llamaman - we don't need all S 92s since some locations won't often need the range or carrying capacity but to limit the working area in the cabin short changes both the crews and those they rescue. Someone will have to consider what aircraft they will use for ECMOs and other med transfers that require more space in the cabin - they won't get done by AA (too small) and it might mean diverting a S92 out of area - so that won't happen either.

No lesser capable a service was what was touted at the beginning, but that isn't what we are going to get, despite all the blather about faster helicopters.
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Old 29th Jan 2013, 06:41
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Small SAR aircraft in mountain SAR regions

great idea obviously the powers to be picking that one have never had to carry out protracted sarops using large MRT numbers. Moving them all about with limited fuel capacity & ready use dumps, is going to be fun... not!

Loads of power though with the 189, offset by the twitchy AW189 ride in turbulence, bound to give the winch man some wild rides.
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Old 29th Jan 2013, 07:12
  #1028 (permalink)  
 
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... offset by the twitchy AW189 ride in turbulence, bound to give the winch man some wild rides.
Do tell us more.

I am used to being safer on the wire than in any country on earth. If that is about to change then I'd like to know all the details.
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Old 29th Jan 2013, 07:39
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Oh JimF, do back off a bit and relax old chap:

1. You're on an aircrew forum.
2. The majority of SAR jobs don't involve MRT.
3. Even when MRT are involved, they're not part of the operating crew; not even supernumerary. Passengers with good intentions.
4. How do you think we manage to cope winching somebody off a trawler? Pitching seas and, heaven forbid, the little Frenchman hasn't done his Stage 1 drills!
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Old 29th Jan 2013, 08:01
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Ahhhhhh, ECMO............... Don't worry about AA being too small, that is about to change in many areas. AC are being requested with a specialist fit. Bigger ac.
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Old 29th Jan 2013, 08:14
  #1031 (permalink)  
 
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Crab
I liked your comment about cabin size and reference to land ambulances, using that logic can you explain why and how the air ambulances cope with their patients? Also how they justify EC135 ?
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Old 29th Jan 2013, 08:48
  #1032 (permalink)  
 
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Oh JimF, do back off a bit and relax old chap: ...
Pitot

1. OK. (ref recent ''... safer on the wire than in any country on earth" = massive respect.)
2. ACKN. (Seen all the DASA & MCA numbers.)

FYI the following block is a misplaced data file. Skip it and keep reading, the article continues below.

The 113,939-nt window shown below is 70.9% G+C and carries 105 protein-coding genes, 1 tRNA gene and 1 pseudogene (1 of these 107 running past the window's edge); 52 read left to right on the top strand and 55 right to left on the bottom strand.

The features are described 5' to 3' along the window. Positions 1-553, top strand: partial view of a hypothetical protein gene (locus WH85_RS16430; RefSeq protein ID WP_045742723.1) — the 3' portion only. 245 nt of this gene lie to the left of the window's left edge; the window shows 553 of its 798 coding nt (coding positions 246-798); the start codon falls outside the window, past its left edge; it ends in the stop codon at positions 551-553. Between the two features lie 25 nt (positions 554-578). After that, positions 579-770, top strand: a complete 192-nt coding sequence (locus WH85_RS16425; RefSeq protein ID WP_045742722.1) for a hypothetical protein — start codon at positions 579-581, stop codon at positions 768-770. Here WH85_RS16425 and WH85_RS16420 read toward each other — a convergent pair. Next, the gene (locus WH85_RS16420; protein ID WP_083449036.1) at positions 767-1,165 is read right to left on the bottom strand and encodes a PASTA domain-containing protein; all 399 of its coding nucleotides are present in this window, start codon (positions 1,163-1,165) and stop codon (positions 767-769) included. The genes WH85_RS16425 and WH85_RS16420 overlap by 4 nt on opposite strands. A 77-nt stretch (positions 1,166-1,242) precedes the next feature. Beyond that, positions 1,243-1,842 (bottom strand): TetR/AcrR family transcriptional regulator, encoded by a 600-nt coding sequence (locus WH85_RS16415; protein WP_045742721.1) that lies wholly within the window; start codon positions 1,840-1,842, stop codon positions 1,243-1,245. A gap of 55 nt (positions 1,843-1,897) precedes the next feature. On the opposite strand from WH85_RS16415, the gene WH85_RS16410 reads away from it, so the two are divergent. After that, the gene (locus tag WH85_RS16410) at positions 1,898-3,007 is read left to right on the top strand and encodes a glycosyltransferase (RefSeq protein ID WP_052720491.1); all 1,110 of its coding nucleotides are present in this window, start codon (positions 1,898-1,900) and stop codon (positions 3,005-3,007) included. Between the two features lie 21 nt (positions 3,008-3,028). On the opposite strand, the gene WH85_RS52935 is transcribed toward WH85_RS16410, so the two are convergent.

3. Concerned with justification for exemptions as in CAP 999 and applying to all GMESP.
4. See 3.


Train hard, fight easy.
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Old 29th Jan 2013, 08:50
  #1033 (permalink)  
 
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I’m informed that originally the DofT would have preferred the single fleet of S-92s but since changed their minds on the basis of cost. The country needs to tackle the deficit and it has to come from somewhere.......perhaps too much reality for some to cope with? The bonus of a dual fleet has already been pointed out several times and is indisputable.
Crab suggested the EC175 over the AW189 after whingeing about/observing the lack cabin space in the AW189. The S-92 has a wonderful cabin but it’s not perfect either.......anyone over 6ft will not be able to stretch - in accordance with modern company health and safety policy - prior to conducting the stretcher entry. The company can’t fix this problem by merely employing folk shorter than 6ft (with properly fitted personal issue Alpha helmets) as this would be deemed positive discrimination. So we find ourselves in a less than perfect world and I like Crab feel a growing need to get hysterical!!!!!.......I just cannie take it anymore.......Oik! Oik!

Below are a couple of links to provide info on internal dimensions for the EC175 and AW189. The suggestion of the EC175 over the AW189 due to cabin space looks slightly flawed. I personally don’t know of a small type in existence that will allow average dimensioned people to “walk about” inside.
My main concern is that the DofT have the detail of their contracts really pinned down as they will get exactly what they pay for and that the OEMs be held properly accountable for any shortfall in spec/perf. You would also have to consider that locating a smaller aircraft near locations in the UK where there is a greater likelihood of interaction with an MRT is less than ideal. I wonder if this was even considered.
http://www.ainonline.com/sites/ainon...pdfs/ec175.pdf
AW189 | AgustaWestland

P.s. Anyone with close links to current civvie SAR north of the border might recognise someone in the EC175 link. The boys done good!!! Well done.
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Old 29th Jan 2013, 10:25